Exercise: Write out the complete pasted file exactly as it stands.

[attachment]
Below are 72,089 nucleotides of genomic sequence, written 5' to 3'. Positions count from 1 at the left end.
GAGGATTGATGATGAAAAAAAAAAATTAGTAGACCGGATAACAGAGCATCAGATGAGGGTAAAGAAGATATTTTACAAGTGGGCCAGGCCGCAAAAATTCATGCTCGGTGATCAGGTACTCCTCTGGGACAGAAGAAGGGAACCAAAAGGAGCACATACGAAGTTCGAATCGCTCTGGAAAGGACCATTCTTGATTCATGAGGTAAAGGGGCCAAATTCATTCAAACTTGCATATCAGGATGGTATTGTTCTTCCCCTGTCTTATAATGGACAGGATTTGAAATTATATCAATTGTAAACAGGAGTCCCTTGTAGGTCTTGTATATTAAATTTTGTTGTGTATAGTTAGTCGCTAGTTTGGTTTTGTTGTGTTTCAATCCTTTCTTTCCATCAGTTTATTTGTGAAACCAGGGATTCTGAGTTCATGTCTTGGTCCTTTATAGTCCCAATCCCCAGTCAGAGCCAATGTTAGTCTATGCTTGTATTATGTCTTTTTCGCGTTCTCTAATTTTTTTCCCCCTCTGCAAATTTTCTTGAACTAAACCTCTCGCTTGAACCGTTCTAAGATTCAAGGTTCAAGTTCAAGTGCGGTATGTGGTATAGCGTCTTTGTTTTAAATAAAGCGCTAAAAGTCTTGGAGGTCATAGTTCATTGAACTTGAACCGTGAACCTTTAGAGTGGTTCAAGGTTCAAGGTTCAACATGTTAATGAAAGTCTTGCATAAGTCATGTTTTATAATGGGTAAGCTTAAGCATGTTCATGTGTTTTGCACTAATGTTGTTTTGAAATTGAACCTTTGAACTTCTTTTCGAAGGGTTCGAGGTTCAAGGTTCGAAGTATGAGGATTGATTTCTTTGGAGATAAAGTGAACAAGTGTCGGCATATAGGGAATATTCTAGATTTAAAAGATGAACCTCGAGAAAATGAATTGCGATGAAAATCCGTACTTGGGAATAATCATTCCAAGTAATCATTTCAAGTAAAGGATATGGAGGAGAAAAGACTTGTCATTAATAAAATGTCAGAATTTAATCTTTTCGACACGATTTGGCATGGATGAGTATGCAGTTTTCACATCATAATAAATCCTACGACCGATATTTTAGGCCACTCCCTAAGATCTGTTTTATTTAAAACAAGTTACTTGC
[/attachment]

Below are 72,089 nucleotides of genomic sequence, written 5' to 3'. Positions count from 1 at the left end.
GAGGATTGATGATGAAAAAAAAAAATTAGTAGACCGGATAACAGAGCATCAGATGAGGGTAAAGAAGATATTTTACAAGTGGGCCAGGCCGCAAAAATTCATGCTCGGTGATCAGGTACTCCTCTGGGACAGAAGAAGGGAACCAAAAGGAGCACATACGAAGTTCGAATCGCTCTGGAAAGGACCATTCTTGATTCATGAGGTAAAGGGGCCAAATTCATTCAAACTTGCATATCAGGATGGTATTGTTCTTCCCCTGTCTTATAATGGACAGGATTTGAAATTATATCAATTGTAAACAGGAGTCCCTTGTAGGTCTTGTATATTAAATTTTGTTGTGTATAGTTAGTCGCTAGTTTGGTTTTGTTGTGTTTCAATCCTTTCTTTCCATCAGTTTATTTGTGAAACCAGGGATTCTGAGTTCATGTCTTGGTCCTTTATAGTCCCAATCCCCAGTCAGAGCCAATGTTAGTCTATGCTTGTATTATGTCTTTTTCGCGTTCTCTAATTTTTTTCCCCCTCTGCAAATTTTCTTGAACTAAACCTCTCGCTTGAACCGTTCTAAGATTCAAGGTTCAAGTTCAAGTGCGGTATGTGGTATAGCGTCTTTGTTTTAAATAAAGCGCTAAAAGTCTTGGAGGTCATAGTTCATTGAACTTGAACCGTGAACCTTTAGAGTGGTTCAAGGTTCAAGGTTCAACATGTTAATGAAAGTCTTGCATAAGTCATGTTTTATAATGGGTAAGCTTAAGCATGTTCATGTGTTTTGCACTAATGTTGTTTTGAAATTGAACCTTTGAACTTCTTTTCGAAGGGTTCGAGGTTCAAGGTTCGAAGTATGAGGATTGATTTCTTTGGAGATAAAGTGAACAAGTGTCGGCATATAGGGAATATTCTAGATTTAAAAGATGAACCTCGAGAAAATGAATTGCGATGAAAATCCGTACTTGGGAATAATCATTCCAAGTAATCATTTCAAGTAAAGGATATGGAGGAGAAAAGACTTGTCATTAATAAAATGTCAGAATTTAATCTTTTCGACACGATTTGGCATGGATGAGTATGCAGTTTTCACATCATAATAAATCCTACGACCGATATTTTAGGCCACTCCCTAAGATCTGTTTTATTTAAAACAAGTTACTTGC